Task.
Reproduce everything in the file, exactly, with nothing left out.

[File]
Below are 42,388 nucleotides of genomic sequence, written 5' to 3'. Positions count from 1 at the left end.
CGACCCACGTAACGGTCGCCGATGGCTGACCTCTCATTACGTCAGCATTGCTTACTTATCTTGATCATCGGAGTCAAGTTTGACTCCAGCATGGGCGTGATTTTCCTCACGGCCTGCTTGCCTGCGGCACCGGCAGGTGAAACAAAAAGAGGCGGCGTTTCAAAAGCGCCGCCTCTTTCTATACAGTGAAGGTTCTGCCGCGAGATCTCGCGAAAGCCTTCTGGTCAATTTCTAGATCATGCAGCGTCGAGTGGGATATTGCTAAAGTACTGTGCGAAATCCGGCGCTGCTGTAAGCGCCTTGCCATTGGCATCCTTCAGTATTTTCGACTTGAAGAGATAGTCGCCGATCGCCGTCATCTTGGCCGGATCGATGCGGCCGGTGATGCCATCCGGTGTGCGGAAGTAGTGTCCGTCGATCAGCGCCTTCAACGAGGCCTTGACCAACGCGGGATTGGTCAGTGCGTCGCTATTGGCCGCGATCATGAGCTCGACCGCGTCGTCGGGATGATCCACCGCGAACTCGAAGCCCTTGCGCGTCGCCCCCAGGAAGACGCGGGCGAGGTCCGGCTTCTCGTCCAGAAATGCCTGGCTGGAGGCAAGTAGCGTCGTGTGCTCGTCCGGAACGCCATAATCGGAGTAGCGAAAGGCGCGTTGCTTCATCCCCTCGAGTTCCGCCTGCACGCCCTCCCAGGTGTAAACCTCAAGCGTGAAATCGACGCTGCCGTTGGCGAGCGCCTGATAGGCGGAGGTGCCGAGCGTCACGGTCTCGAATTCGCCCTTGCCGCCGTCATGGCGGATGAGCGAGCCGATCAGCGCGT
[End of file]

Below are 42,388 nucleotides of genomic sequence, written 5' to 3'. Positions count from 1 at the left end.
CGACCCACGTAACGGTCGCCGATGGCTGACCTCTCATTACGTCAGCATTGCTTACTTATCTTGATCATCGGAGTCAAGTTTGACTCCAGCATGGGCGTGATTTTCCTCACGGCCTGCTTGCCTGCGGCACCGGCAGGTGAAACAAAAAGAGGCGGCGTTTCAAAAGCGCCGCCTCTTTCTATACAGTGAAGGTTCTGCCGCGAGATCTCGCGAAAGCCTTCTGGTCAATTTCTAGATCATGCAGCGTCGAGTGGGATATTGCTAAAGTACTGTGCGAAATCCGGCGCTGCTGTAAGCGCCTTGCCATTGGCATCCTTCAGTATTTTCGACTTGAAGAGATAGTCGCCGATCGCCGTCATCTTGGCCGGATCGATGCGGCCGGTGATGCCATCCGGTGTGCGGAAGTAGTGTCCGTCGATCAGCGCCTTCAACGAGGCCTTGACCAACGCGGGATTGGTCAGTGCGTCGCTATTGGCCGCGATCATGAGCTCGACCGCGTCGTCGGGATGATCCACCGCGAACTCGAAGCCCTTGCGCGTCGCCCCCAGGAAGACGCGGGCGAGGTCCGGCTTCTCGTCCAGAAATGCCTGGCTGGAGGCAAGTAGCGTCGTGTGCTCGTCCGGAACGCCATAATCGGAGTAGCGAAAGGCGCGTTGCTTCATCCCCTCGAGTTCCGCCTGCACGCCCTCCCAGGTGTAAACCTCAAGCGTGAAATCGACGCTGCCGTTGGCGAGCGCCTGATAGGCGGAGGTGCCGAGCGTCACGGTCTCGAATTCGCCCTTGCCGCCGTCATGGCGGATGAGCGAGCCGATCAGCGCGT